An analytics cloud platform is a vital asset for any business. With the world forced indoors due to the COVID-19 pandemic, organisations need to find ways to meet their data analytics needs, and many analytics providers have stepped up to the plate. For example, SAS uses deployment patterns like containers and Kubernetes to orchestrate and streamline deployments across major cloud infrastructure providers like Microsoft and Google.
However, despite this immense progress, there are still several obstacles that prevent private and public organisations from adopting an analytics cloud platform. Anticipating these objections can help SAS analytics engineers proactively address them.
Security is one of the biggest concerns for organisations looking at an analytics cloud platform. Analytics engineers have to maintain a balance between tight security protocols and sufficient flexibility to make working with data easier.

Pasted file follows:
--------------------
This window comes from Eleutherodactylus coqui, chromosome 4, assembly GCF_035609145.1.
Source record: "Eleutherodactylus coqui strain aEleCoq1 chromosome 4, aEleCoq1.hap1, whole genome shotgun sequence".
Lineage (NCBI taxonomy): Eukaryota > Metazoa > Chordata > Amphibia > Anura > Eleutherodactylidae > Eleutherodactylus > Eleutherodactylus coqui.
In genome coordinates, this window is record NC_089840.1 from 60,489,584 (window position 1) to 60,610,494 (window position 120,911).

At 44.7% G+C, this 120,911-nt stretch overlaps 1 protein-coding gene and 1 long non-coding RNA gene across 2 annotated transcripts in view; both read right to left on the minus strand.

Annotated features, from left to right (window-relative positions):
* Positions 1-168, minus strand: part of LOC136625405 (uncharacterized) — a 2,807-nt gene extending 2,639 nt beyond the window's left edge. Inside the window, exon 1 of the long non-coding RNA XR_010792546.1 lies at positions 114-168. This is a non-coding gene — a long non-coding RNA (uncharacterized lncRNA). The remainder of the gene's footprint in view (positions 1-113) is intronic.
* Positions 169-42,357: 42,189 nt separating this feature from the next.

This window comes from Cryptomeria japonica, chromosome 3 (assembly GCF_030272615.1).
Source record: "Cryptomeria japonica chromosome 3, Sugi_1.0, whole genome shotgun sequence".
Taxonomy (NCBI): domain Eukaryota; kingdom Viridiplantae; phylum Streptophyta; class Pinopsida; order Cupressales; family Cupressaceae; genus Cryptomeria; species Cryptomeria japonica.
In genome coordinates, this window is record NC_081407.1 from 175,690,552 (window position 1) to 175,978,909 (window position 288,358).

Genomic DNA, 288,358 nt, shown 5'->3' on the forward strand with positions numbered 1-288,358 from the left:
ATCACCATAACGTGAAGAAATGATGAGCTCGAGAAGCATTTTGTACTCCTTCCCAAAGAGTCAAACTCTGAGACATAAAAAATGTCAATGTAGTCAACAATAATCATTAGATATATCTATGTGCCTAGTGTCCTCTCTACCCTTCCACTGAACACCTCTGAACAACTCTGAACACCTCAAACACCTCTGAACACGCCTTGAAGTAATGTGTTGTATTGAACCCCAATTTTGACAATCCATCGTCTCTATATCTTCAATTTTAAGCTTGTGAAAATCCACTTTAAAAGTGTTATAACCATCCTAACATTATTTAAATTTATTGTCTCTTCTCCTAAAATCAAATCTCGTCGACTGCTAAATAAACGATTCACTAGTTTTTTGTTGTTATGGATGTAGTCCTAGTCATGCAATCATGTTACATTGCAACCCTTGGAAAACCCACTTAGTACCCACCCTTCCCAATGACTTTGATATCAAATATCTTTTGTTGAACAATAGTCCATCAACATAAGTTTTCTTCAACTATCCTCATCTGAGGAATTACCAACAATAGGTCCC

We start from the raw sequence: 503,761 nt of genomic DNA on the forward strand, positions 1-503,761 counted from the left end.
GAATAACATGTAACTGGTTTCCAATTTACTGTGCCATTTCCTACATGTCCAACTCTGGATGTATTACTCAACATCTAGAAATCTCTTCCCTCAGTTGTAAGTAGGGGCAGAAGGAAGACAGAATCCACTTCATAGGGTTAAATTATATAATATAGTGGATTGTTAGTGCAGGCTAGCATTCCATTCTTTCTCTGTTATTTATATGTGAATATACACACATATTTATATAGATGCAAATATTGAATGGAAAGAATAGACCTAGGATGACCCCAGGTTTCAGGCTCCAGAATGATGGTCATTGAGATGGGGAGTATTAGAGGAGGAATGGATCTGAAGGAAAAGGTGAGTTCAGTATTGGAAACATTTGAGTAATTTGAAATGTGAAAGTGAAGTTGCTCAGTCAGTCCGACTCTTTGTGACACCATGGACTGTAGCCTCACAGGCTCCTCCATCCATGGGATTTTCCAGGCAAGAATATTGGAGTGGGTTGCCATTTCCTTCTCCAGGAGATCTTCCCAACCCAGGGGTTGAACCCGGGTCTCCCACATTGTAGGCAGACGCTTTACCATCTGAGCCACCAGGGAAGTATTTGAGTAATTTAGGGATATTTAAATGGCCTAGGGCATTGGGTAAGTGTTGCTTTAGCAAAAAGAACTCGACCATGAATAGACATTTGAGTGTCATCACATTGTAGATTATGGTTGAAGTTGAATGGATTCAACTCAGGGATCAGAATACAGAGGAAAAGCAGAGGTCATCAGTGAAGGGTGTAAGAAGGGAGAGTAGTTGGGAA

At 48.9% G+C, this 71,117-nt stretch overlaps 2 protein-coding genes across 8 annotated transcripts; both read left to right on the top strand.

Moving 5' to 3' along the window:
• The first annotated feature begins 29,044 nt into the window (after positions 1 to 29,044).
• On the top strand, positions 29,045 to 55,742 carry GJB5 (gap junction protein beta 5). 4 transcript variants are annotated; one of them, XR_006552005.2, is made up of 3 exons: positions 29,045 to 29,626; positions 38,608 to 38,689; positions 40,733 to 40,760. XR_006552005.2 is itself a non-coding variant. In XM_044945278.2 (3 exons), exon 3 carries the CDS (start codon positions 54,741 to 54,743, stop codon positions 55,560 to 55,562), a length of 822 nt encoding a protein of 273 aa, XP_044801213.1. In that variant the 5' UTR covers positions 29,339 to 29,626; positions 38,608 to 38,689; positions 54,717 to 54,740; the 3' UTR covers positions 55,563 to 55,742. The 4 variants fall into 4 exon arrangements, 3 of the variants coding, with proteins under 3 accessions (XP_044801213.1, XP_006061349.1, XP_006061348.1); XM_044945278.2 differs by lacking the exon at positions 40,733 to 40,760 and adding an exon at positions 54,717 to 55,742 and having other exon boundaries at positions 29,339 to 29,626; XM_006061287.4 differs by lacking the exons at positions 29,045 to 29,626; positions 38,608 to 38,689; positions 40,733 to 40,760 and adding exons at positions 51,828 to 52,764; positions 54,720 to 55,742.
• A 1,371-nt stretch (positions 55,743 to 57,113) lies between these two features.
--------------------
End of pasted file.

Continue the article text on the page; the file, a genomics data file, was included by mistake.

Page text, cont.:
After all, most companies don’t want their information stolen, but neither do they want a rigid system that makes standard operations difficult to carry out. To maintain balance, analytics platforms must have built-in flexibilities that allow them to integrate popular security tools.
Furthermore, since security threats are always evolving, platform developers need to keep an eye on the latest security trends and safeguards to assure potential customers that their information is safe from evolving dangers.
An analytics cloud platform should seamlessly integrate into an organisation’s processes. Organisations want to use their current technologies and processes, alongside the new cloud platform, instead of having to revamp their entire infrastructure to accommodate it.
The challenge for most analytics engineers is to ensure that their cloud platform is not confined to a specific operating system or hardware requirement because it reduces accessibility, locking out organisations who might have been interested in the platform.
However, creating a system like this is not an easy task because it requires the system to be self-aware and make decisions based on available resources.